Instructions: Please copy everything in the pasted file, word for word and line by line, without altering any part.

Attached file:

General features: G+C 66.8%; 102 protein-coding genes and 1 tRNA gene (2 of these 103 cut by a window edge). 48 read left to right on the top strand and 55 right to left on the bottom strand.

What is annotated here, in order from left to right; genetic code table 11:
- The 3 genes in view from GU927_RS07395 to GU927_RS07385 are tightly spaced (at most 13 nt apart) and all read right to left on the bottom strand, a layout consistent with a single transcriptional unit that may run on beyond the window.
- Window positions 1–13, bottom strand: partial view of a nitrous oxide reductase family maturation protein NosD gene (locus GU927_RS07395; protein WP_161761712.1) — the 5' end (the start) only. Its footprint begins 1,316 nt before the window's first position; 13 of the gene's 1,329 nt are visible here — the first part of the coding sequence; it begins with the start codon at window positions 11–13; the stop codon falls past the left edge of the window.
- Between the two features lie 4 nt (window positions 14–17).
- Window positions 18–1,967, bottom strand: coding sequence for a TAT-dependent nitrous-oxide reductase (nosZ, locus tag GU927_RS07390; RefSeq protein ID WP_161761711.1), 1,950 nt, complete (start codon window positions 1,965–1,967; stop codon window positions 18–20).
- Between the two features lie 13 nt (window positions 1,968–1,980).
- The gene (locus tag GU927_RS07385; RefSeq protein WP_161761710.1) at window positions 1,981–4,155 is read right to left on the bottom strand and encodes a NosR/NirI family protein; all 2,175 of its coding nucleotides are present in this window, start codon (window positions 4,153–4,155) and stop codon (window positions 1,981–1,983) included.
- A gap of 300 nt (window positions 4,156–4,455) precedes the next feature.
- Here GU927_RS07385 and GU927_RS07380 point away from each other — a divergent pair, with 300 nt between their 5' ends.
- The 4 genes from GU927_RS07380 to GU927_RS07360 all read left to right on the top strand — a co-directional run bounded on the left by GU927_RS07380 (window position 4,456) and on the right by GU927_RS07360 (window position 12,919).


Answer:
General features: G+C 66.8%; 102 protein-coding genes and 1 tRNA gene (2 of these 103 cut by a window edge). 48 read left to right on the top strand and 55 right to left on the bottom strand.

What is annotated here, in order from left to right; genetic code table 11:
- The 3 genes in view from GU927_RS07395 to GU927_RS07385 are tightly spaced (at most 13 nt apart) and all read right to left on the bottom strand, a layout consistent with a single transcriptional unit that may run on beyond the window.
- Window positions 1–13, bottom strand: partial view of a nitrous oxide reductase family maturation protein NosD gene (locus GU927_RS07395; protein WP_161761712.1) — the 5' end (the start) only. Its footprint begins 1,316 nt before the window's first position; 13 of the gene's 1,329 nt are visible here — the first part of the coding sequence; it begins with the start codon at window positions 11–13; the stop codon falls past the left edge of the window.
- Between the two features lie 4 nt (window positions 14–17).
- Window positions 18–1,967, bottom strand: coding sequence for a TAT-dependent nitrous-oxide reductase (nosZ, locus tag GU927_RS07390; RefSeq protein ID WP_161761711.1), 1,950 nt, complete (start codon window positions 1,965–1,967; stop codon window positions 18–20).
- Between the two features lie 13 nt (window positions 1,968–1,980).
- The gene (locus tag GU927_RS07385; RefSeq protein WP_161761710.1) at window positions 1,981–4,155 is read right to left on the bottom strand and encodes a NosR/NirI family protein; all 2,175 of its coding nucleotides are present in this window, start codon (window positions 4,153–4,155) and stop codon (window positions 1,981–1,983) included.
- A gap of 300 nt (window positions 4,156–4,455) precedes the next feature.
- Here GU927_RS07385 and GU927_RS07380 point away from each other — a divergent pair, with 300 nt between their 5' ends.
- The 4 genes from GU927_RS07380 to GU927_RS07360 all read left to right on the top strand — a co-directional run bounded on the left by GU927_RS07380 (window position 4,456) and on the right by GU927_RS07360 (window position 12,919).